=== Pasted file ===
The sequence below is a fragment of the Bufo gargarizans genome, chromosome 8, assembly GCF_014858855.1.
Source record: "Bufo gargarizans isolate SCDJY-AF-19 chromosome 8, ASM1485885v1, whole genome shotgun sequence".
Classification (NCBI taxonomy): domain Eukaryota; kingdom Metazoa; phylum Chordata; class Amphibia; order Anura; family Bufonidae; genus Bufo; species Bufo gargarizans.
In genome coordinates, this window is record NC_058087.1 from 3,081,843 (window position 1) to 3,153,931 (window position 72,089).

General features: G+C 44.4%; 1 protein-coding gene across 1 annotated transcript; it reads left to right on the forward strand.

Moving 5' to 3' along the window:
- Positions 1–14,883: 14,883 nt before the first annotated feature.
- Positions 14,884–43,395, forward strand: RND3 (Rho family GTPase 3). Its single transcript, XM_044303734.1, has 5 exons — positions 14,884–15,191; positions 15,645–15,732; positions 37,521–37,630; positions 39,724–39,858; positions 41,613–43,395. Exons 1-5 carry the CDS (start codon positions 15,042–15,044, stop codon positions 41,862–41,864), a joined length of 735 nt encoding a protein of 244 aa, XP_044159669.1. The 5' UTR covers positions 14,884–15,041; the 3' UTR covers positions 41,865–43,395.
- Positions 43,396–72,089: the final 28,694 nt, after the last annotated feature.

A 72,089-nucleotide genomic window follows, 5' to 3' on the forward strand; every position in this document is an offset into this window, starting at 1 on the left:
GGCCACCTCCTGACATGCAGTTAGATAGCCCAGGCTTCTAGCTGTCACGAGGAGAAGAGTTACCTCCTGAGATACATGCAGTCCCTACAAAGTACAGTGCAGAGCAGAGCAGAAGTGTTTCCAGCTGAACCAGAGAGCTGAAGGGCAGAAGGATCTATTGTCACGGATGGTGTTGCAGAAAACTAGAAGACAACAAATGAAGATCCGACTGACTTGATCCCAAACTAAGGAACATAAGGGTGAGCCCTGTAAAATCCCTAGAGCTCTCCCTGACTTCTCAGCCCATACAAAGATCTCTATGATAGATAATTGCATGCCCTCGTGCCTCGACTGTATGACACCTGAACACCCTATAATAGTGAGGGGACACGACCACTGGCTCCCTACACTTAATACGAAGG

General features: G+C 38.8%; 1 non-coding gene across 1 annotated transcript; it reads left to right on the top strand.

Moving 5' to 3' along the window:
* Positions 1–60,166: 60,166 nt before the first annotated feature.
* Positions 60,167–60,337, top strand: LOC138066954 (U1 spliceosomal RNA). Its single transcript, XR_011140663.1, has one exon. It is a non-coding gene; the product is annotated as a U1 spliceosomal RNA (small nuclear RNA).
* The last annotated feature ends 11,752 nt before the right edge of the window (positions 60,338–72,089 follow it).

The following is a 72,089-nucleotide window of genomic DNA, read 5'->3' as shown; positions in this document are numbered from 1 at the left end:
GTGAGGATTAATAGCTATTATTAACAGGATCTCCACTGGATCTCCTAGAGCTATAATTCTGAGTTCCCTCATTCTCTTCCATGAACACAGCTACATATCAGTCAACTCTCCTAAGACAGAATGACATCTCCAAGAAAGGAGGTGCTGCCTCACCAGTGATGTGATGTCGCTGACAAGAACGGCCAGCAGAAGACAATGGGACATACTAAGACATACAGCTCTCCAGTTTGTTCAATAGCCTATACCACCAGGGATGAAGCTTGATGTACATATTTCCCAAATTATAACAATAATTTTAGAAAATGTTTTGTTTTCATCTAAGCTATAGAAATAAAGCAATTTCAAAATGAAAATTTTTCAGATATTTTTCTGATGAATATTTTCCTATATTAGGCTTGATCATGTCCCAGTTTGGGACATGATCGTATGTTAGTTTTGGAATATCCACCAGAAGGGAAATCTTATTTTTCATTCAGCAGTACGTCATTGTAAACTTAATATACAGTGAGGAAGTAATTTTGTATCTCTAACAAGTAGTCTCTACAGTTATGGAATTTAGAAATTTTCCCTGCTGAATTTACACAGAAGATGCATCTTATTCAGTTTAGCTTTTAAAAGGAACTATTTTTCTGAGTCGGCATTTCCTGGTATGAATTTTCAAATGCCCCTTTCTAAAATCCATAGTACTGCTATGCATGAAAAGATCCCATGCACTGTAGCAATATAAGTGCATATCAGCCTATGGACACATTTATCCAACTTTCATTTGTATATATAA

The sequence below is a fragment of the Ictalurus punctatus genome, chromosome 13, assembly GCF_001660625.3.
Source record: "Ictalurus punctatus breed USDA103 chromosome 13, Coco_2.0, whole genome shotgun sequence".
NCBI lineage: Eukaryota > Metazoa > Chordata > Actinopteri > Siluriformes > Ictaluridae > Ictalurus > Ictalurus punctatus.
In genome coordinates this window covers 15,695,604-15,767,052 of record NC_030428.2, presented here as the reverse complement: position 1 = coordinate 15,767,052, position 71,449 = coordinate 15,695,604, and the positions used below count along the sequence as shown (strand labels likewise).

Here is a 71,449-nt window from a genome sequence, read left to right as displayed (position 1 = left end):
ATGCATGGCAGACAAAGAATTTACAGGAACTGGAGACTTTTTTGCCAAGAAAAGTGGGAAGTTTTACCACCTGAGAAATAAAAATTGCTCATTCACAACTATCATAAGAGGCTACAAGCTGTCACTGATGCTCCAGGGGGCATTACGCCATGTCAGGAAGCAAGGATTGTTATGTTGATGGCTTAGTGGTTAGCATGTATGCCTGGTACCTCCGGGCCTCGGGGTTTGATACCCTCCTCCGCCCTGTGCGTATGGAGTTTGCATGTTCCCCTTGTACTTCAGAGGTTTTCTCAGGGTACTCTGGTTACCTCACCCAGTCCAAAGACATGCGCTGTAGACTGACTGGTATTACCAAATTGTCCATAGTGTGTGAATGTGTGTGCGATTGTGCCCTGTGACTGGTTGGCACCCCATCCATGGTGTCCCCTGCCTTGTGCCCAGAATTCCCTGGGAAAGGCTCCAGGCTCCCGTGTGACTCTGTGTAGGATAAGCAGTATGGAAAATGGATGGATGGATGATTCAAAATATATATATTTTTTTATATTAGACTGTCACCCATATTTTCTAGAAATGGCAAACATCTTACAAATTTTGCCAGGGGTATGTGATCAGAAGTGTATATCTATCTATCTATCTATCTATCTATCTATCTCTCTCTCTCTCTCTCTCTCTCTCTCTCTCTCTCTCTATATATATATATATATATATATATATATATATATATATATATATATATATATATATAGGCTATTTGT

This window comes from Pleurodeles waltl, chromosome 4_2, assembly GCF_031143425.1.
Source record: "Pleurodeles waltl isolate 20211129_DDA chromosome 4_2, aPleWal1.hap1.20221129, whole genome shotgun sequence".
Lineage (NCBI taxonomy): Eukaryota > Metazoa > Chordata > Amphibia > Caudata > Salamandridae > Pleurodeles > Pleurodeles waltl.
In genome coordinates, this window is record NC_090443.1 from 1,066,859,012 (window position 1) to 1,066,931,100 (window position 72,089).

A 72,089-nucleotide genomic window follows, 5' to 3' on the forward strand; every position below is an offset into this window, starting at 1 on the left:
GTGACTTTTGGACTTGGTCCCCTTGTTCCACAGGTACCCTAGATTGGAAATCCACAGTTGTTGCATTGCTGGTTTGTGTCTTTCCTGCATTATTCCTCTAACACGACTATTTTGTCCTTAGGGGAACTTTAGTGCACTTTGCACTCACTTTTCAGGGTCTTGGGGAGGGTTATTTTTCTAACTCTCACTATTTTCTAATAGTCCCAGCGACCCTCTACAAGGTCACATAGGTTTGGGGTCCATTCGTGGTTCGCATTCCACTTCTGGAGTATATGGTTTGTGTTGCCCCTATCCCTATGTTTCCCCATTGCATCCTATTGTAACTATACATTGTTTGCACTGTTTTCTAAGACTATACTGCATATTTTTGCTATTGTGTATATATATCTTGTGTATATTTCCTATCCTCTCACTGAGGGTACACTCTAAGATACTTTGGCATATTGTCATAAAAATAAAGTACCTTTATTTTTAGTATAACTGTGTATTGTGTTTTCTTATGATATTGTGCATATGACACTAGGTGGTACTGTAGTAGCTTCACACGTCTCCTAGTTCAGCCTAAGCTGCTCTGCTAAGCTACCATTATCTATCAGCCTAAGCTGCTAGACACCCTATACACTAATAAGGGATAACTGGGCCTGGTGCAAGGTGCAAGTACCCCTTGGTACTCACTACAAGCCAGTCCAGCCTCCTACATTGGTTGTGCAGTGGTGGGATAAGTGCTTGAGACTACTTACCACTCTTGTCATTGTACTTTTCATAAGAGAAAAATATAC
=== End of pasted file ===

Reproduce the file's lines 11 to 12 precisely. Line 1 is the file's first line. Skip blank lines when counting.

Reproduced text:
GGCCACCTCCTGACATGCAGTTAGATAGCCCAGGCTTCTAGCTGTCACGAGGAGAAGAGTTACCTCCTGAGATACATGCAGTCCCTACAAAGTACAGTGCAGAGCAGAGCAGAAGTGTTTCCAGCTGAACCAGAGAGCTGAAGGGCAGAAGGATCTATTGTCACGGATGGTGTTGCAGAAAACTAGAAGACAACAAATGAAGATCCGACTGACTTGATCCCAAACTAAGGAACATAAGGGTGAGCCCTGTAAAATCCCTAGAGCTCTCCCTGACTTCTCAGCCCATACAAAGATCTCTATGATAGATAATTGCATGCCCTCGTGCCTCGACTGTATGACACCTGAACACCCTATAATAGTGAGGGGACACGACCACTGGCTCCCTACACTTAATACGAAGG

General features: G+C 38.8%; 1 non-coding gene across 1 annotated transcript; it reads left to right on the top strand.